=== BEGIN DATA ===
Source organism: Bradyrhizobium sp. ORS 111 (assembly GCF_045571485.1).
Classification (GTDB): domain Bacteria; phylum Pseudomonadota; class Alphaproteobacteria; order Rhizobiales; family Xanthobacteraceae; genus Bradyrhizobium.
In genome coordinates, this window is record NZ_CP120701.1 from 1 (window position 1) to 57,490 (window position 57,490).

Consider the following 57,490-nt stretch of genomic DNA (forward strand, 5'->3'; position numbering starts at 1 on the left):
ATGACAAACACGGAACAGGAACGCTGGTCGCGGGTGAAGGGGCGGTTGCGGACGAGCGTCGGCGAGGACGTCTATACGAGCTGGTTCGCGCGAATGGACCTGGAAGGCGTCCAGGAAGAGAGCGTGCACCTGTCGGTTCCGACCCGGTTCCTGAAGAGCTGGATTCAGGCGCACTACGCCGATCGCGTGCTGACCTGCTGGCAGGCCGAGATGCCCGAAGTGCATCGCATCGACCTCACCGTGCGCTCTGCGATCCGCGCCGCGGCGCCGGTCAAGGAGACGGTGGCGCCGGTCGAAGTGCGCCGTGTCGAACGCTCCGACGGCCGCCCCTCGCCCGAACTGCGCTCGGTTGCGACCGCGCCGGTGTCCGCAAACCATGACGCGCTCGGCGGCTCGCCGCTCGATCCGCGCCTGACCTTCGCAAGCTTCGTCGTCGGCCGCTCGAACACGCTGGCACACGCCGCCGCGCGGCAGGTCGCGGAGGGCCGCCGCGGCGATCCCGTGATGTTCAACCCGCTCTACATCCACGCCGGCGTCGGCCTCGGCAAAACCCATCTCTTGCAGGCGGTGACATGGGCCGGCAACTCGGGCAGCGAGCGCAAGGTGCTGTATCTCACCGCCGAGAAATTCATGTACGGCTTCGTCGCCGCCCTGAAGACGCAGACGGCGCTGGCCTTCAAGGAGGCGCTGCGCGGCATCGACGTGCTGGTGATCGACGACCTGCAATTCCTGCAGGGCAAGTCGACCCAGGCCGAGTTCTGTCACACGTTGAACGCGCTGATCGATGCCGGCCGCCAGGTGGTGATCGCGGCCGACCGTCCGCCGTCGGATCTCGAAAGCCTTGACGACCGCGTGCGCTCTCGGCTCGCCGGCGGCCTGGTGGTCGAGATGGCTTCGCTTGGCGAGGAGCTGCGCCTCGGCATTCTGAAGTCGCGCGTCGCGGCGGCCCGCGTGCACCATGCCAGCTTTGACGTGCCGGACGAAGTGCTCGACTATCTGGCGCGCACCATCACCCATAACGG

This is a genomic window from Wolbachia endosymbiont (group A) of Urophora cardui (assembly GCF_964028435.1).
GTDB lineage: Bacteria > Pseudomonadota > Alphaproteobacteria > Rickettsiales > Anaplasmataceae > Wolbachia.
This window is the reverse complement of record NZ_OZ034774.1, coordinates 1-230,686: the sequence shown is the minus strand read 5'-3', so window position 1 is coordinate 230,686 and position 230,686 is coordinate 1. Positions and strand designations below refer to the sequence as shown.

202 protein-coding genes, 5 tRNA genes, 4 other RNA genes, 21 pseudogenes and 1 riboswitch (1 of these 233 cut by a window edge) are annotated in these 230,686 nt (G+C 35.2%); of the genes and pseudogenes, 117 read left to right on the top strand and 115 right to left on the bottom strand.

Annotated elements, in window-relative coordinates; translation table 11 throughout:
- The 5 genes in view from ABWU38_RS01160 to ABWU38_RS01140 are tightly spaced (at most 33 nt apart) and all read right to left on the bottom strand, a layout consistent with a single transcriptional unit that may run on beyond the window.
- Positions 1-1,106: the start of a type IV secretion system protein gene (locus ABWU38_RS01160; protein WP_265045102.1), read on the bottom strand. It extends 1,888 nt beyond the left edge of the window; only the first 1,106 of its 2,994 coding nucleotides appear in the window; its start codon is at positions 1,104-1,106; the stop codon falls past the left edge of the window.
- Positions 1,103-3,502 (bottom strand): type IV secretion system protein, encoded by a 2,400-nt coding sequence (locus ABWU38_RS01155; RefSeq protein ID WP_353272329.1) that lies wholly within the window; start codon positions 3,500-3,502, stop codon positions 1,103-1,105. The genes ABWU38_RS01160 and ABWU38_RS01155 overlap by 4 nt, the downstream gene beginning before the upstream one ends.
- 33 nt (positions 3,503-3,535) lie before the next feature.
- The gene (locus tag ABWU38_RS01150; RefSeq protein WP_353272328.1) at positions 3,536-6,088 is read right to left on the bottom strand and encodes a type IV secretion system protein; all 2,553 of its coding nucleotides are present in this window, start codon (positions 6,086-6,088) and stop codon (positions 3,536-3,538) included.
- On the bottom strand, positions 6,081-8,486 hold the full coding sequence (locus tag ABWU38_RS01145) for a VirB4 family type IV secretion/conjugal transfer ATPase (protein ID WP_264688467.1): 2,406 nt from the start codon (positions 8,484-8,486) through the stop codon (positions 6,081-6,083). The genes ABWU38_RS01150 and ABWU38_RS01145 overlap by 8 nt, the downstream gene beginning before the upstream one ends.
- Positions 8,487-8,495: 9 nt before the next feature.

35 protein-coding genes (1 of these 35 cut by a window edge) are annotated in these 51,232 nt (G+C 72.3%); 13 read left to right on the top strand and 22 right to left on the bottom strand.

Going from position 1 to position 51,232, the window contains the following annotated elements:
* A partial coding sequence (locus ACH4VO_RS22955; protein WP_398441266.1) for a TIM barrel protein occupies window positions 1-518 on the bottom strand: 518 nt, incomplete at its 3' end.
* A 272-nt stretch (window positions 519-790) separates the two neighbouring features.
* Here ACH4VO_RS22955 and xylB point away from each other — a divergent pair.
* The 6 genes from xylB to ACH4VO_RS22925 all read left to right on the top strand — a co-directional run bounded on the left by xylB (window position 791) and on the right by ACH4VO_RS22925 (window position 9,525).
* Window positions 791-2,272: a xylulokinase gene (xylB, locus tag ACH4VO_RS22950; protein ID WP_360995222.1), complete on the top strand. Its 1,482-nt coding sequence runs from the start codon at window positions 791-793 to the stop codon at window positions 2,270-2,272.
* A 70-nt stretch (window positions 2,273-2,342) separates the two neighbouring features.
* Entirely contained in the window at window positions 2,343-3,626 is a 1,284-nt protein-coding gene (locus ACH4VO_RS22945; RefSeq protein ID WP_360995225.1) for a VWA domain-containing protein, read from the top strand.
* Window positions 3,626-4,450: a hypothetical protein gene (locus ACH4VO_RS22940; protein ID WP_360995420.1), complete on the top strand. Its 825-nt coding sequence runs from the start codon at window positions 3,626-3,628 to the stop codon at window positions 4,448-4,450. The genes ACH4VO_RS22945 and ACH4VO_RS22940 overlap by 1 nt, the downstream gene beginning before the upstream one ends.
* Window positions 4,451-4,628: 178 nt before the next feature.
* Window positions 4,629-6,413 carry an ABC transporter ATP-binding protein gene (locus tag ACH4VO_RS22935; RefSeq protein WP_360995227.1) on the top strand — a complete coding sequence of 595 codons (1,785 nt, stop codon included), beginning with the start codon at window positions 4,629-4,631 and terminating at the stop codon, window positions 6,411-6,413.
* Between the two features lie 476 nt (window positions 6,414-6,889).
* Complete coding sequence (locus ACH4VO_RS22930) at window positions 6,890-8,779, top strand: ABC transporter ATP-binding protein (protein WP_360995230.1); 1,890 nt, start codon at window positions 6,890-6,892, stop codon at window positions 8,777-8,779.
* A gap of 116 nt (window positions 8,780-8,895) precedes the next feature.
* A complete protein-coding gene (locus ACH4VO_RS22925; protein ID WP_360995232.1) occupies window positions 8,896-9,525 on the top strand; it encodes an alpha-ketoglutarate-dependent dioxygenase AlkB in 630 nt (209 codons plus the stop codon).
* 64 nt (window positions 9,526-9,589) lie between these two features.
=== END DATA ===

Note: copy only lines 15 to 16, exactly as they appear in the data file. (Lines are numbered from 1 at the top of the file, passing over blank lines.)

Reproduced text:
- The gene (locus tag ABWU38_RS01150; RefSeq protein WP_353272328.1) at positions 3,536-6,088 is read right to left on the bottom strand and encodes a type IV secretion system protein; all 2,553 of its coding nucleotides are present in this window, start codon (positions 6,086-6,088) and stop codon (positions 3,536-3,538) included.
- On the bottom strand, positions 6,081-8,486 hold the full coding sequence (locus tag ABWU38_RS01145) for a VirB4 family type IV secretion/conjugal transfer ATPase (protein ID WP_264688467.1): 2,406 nt from the start codon (positions 8,484-8,486) through the stop codon (positions 6,081-6,083). The genes ABWU38_RS01150 and ABWU38_RS01145 overlap by 8 nt, the downstream gene beginning before the upstream one ends.